The Truth about Employment Equity
Last year I was asked to lead the Employment Equity Compliance Assessment program for SAP Canada. For those unfamiliar with Employment Equity, it’s a program with mandatory participation for those with Federal Contractor status. The first step to compliance was to survey the employee population. In this survey we identified employees who fell into the four protected groups in Canada: Aboriginal People, Disabled people, Women and Visible Minorities. Once these groups are identified the results were further analysed based on the National Occupational Class (NOC) codes. Next, we were asked to create a listing of short- and long-term numerical goals to address any representation gaps. Then all of it got submitted and shortly thereafter: approved. While this entire process sounds daunting… and it can be… it’s an excellent way to get data to build a concrete diversity strategy. But it’s not without its flaws.
“It’s an excellent way to get data to build a concrete diversity strategy. But it’s not without its flaws.”
Our survey results were not incongruent with industry averages, yet I still found myself questioning the approach and its effectiveness at creating diverse and inclusive workplaces. It’s very difficult get analytical insight from the survey numbers. Employment Equity analysis doesn’t offer employers solutions to resolving their gaps in equity, it just identifies that they exist and asks employers to commit to resolving them. While this is no doubt still a powerful tool in challenging systemic issues in equality, finding best practices on breaking down those barriers is still a very real problem.
Workplace legal compliance consultant, Tomee Sojourner challenges us as employment equity professionals in her article on Reflections on Employment Equity: Smooth Sailing or Rocky Road? to generate fresh sustainable efforts to directly address intersectional and diverse forms of racism in the workplace. For those not familiar, intersectionality is the study of overlapping or intersecting social identities and related systems of discrimination and how these interact on multiple levels. This means that when investigating gaps in employment professionals who support employment equity must look beyond more than simply the Protected Group status. This means listening to the voices that come from those groups. Challenge accepted.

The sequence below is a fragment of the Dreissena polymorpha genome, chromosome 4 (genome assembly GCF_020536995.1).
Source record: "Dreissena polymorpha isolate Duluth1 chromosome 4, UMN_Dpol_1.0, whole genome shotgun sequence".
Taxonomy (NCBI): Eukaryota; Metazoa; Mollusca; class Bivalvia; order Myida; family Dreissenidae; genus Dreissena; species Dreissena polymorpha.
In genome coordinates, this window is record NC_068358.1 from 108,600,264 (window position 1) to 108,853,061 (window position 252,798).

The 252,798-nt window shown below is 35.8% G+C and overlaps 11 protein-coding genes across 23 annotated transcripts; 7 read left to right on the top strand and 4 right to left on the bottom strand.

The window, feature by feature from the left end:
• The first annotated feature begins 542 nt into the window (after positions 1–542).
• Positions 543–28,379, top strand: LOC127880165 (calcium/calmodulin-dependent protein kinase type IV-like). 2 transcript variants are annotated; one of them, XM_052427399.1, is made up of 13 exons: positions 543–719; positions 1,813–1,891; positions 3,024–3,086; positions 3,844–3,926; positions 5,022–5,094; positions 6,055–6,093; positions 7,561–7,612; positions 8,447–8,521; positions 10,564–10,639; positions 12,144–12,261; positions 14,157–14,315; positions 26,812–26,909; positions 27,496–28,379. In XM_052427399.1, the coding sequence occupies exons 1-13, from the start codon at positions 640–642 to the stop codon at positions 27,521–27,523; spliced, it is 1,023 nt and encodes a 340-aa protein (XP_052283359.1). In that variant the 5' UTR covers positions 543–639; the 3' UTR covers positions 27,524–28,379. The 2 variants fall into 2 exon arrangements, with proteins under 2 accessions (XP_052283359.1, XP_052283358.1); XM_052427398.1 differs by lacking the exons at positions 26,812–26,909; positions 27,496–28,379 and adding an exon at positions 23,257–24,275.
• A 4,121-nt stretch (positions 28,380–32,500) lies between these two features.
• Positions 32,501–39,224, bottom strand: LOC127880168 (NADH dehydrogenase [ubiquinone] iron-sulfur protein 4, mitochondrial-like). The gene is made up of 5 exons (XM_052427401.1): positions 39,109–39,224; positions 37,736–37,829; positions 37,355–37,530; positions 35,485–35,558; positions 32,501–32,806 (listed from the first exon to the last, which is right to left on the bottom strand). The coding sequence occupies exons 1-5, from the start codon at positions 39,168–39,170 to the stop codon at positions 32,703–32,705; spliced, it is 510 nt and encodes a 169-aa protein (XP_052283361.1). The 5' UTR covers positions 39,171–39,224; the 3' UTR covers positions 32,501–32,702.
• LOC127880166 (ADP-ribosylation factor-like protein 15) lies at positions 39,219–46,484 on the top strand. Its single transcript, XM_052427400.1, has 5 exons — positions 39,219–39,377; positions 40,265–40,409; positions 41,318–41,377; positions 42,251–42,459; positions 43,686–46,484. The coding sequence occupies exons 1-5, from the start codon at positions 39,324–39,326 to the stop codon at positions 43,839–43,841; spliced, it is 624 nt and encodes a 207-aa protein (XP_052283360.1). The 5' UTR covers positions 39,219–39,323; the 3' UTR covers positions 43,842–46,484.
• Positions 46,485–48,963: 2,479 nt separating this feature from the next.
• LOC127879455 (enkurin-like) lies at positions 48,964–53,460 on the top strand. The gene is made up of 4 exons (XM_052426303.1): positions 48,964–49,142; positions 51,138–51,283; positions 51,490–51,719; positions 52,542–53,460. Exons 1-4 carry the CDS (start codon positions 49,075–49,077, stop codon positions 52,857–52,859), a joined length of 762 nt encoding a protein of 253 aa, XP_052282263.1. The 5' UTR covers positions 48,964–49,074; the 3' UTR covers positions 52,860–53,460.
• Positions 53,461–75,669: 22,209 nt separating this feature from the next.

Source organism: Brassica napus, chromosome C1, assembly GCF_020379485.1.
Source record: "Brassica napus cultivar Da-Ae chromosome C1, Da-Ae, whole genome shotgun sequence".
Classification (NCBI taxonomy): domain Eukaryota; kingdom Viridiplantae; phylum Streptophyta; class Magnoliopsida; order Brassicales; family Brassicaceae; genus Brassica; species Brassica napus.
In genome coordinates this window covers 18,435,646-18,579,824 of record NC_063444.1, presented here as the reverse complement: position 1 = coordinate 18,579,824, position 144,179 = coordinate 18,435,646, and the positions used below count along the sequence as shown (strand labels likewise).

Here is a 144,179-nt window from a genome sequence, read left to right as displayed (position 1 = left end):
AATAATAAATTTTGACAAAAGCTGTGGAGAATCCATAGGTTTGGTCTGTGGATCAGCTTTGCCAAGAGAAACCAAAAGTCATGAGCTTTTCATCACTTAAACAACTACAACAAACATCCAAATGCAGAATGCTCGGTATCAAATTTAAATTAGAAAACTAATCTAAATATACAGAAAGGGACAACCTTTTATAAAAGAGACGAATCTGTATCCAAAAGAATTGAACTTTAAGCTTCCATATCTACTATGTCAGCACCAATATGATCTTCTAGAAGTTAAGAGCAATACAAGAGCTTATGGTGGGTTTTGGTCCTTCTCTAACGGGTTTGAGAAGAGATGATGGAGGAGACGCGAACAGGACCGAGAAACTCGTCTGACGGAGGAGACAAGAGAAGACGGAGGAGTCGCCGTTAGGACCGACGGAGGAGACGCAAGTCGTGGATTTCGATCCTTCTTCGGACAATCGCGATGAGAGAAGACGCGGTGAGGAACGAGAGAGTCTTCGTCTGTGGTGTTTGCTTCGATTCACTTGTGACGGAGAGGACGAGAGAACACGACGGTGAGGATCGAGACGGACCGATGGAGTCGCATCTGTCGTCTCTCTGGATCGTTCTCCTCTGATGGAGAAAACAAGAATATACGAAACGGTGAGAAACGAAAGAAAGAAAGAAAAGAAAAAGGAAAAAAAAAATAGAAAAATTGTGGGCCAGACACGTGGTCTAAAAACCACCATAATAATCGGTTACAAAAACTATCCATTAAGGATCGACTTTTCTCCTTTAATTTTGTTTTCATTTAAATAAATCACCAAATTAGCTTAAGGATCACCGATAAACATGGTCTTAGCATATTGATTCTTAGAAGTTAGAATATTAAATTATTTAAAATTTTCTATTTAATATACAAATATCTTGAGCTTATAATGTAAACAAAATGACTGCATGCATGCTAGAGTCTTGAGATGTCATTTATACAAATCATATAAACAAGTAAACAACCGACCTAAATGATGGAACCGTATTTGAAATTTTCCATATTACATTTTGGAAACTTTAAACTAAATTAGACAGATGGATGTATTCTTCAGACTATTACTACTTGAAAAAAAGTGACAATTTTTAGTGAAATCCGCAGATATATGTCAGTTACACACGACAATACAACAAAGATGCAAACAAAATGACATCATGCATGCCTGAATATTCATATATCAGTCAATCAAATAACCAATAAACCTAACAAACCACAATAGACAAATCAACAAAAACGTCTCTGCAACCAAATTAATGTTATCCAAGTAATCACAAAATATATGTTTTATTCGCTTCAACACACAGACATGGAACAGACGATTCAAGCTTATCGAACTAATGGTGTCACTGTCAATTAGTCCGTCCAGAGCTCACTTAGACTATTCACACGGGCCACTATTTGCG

We need to rethink this thing. Here are my thoughts:
The first step is in developing an intersectional mindset on bridging gaps in employment of Protected Groups within organisations. This involves looking at the experience in a macro view of the workplace. Take Aboriginal employees as an example. There is a small group of aboriginal employees to hire from, especially those with professional skills in Science, Technology, Engineering and Math (STEM). Taking an intersectional approach means that we must consider the additional cultural and social issues aboriginal people face when entering STEM. This changes the challenge in hiring Protected Groups from a recruitment issue to an employability issue and an access issue. Instead we have to explore ‘making’ talent pools rather than fishing in them. It forces us to critically identify barriers to employment these individuals face when preparing themselves to enter the workforce, existing structures that may prevent them from being considered as a candidate and how we can ensure these individuals have access to roles within our organisation.
The second step is to recognize that Employment Equity data is actionable data. In our analysis, SAP was downright progressive in our employment of Visible Minorities. It would be easy to move on from this because there is no gap. That’s a missed opportunity to understand our workforce. We should ask: why are we so successful? Is this is largely due to the pervasiveness of our programs which allow individuals to immigrate to Canada? If so, this could be a shareable best-practice.
“Employment Equity data is actionable data”
We can ask more questions on this so we can calibrate our processes to be more inclusive. Part of that is listening to the cacophony of voices that represents the multicultural workforce. For those who don’t know: the Canadian Centre for Diversity and Inclusion (CCDI) has been tasked to act on behalf of the Canadian Human Rights Commission and Employment and Social Development Canada to conduct nationwide consultations with employers, or their representatives, on existing Employment Equity legislation in Canada. I was honoured by the opportunity to participate in this national discussion. I am excited to see if the work that the CCDI is doing can tap into the needs of Canadians to provide a system of equality that considers more biological, social and cultural categories in assessment.
For now, we’ll work on the third step in my personal process: action. Please let me know in the comments any cool solutions or best practices that you’ve come up with.